This is a repost (and updated) post from November 16, 2012.
Where did Sir John A. Macdonald really stand on the question of Louis Riel? After the Red River uprising and the second shooting of Thomas Scott in 1870, Protestant Ontario was bitterly demanding that Riel be arrested and tried for murder. Sir John would say, “Where is Riel? I wish I could get my hands on him.” And yet privately he was sending him money, with the understanding that he would leave the country.
After the Northwest Rebellion in 1885, Riel was tried in Regina. Once again there was an uproar in Quebec, (who thought of Riel as a hero) especially after Riel was declared guilty and sentenced to be hanged. The date of the execution was postponed many times, as pressure on Macdonald continued to mount. Pleas for clemency came from many parts of the world. Conservative members of Parliament from Quebec told Sir John that they would not be responsible for the consequences if Riel were hanged. Sir John was receiving a flood of anonymous letters.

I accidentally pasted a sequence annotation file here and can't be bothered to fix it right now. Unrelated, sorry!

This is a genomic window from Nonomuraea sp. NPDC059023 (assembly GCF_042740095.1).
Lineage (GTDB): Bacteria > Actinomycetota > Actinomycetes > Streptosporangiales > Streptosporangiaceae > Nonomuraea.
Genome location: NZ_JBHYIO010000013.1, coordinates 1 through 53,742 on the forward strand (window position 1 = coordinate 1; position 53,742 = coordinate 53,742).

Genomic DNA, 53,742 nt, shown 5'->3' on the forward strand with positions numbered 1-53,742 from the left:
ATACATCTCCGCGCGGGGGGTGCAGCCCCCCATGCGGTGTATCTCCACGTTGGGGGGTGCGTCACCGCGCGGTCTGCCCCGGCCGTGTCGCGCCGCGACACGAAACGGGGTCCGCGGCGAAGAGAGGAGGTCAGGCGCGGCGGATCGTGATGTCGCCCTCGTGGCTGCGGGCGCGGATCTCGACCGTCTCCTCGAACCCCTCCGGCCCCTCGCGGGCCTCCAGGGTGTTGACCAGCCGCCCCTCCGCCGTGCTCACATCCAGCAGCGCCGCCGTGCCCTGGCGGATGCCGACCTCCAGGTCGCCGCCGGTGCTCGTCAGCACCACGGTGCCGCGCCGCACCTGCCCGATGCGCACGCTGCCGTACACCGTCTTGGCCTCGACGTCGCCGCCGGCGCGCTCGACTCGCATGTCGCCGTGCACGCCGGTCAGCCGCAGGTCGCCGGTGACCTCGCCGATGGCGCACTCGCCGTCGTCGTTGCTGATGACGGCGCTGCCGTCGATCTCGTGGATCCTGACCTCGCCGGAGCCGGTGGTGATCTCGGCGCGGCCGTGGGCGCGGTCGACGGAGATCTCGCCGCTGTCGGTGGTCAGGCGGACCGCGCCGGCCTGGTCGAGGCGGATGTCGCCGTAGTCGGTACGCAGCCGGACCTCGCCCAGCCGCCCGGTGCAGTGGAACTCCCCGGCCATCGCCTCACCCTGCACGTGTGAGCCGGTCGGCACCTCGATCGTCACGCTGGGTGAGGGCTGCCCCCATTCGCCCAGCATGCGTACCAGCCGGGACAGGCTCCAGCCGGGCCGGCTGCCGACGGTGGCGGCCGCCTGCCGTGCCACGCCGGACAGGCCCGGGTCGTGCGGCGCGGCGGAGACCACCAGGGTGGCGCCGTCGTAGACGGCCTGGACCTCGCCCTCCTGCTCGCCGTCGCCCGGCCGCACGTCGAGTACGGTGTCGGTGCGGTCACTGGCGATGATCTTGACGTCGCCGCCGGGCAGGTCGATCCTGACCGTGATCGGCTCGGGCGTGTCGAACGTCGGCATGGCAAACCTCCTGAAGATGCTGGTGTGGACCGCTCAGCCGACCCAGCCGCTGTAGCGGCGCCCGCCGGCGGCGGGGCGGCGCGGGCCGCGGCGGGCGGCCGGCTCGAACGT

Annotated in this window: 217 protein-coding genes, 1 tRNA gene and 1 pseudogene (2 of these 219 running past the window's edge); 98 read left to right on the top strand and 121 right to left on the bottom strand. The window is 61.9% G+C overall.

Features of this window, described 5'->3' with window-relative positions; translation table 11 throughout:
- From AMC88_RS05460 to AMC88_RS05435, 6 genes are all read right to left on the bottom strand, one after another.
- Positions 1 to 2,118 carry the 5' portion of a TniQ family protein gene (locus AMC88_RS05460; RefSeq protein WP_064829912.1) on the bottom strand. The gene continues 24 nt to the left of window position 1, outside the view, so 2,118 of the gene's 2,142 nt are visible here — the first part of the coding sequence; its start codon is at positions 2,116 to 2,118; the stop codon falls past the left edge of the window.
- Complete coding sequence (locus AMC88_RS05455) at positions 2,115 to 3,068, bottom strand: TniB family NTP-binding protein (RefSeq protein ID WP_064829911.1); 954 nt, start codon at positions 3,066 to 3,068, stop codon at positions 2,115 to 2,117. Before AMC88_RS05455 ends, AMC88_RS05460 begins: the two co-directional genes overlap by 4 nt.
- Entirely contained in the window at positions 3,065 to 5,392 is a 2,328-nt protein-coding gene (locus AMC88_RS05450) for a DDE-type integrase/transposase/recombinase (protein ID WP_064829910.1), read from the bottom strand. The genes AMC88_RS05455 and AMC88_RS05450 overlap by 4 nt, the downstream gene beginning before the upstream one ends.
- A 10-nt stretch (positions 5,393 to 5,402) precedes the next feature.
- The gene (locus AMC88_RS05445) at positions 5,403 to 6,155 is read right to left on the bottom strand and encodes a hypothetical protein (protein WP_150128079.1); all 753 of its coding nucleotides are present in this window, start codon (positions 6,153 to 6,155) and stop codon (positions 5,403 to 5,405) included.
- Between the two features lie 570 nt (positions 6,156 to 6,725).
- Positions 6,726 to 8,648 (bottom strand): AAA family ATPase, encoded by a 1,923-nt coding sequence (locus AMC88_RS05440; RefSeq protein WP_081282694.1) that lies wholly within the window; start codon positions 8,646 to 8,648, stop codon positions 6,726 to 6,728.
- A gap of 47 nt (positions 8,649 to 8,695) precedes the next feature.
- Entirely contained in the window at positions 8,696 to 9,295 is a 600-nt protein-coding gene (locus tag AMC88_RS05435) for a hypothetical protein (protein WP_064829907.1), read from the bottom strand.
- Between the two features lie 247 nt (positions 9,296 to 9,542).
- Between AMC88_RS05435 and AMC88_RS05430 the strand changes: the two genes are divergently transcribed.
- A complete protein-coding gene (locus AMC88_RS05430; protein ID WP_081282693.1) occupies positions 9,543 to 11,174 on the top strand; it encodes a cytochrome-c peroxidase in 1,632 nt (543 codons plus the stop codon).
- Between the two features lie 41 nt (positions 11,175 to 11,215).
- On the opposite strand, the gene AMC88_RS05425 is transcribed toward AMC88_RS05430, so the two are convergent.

The government was adamant, however. Sir John said, “He shall hang though every dog in Quebec bark in his favour.” Riel was hanged on November 16, 1885.
It is possible that Sir John tried to help Riel escape, as he did after the Red River uprising. One story is that the Northwest Mounted Police on guard were to turn their backs for half an hour while Riel was taken from his cell. A relay of horses would carry him across the American border. If this story were true, then it would have taken someone with high authority to arrange it. It may have been that the escape was planned by Gabriel Dumont, a friend of Riel, who found refuge in the United States.
In any case, the escape became impossible when an enemy of Riel heard about it and “spilled the beans.” The hangman was another enemy. When he put the nooses around Riel’s neck, he asked, “Do you remember me, Louis Riel? It is my turn today.”
To read more about today’s post, I suggest visiting Time and Date
for an interesting article about Louis Riel Day. I also suggest Daniel Paul‘s site, and the Province of Manitoba for an interesting timeline. Another suggestion I have is the UMKC School of Law (University of Missouri-Kansas).
For those of us who like old fashioned books, I would suggest Louis Riel: A Comic-Strip Biography, and The trial of Louis Riel: Justice and mercy denied : a critical, legal and political analysis. And finally Louis ‘David’ Riel: Prophet of the New World.
- Alleged Louis Riel hanging rope given to Winnipeg museum (cbc.ca)
- Louis Riel: A Comic-Strip Biography by Chester Brown (nomiresdebajodelacama.wordpress.com)
- Louis Riel (maileposte.wordpress.com)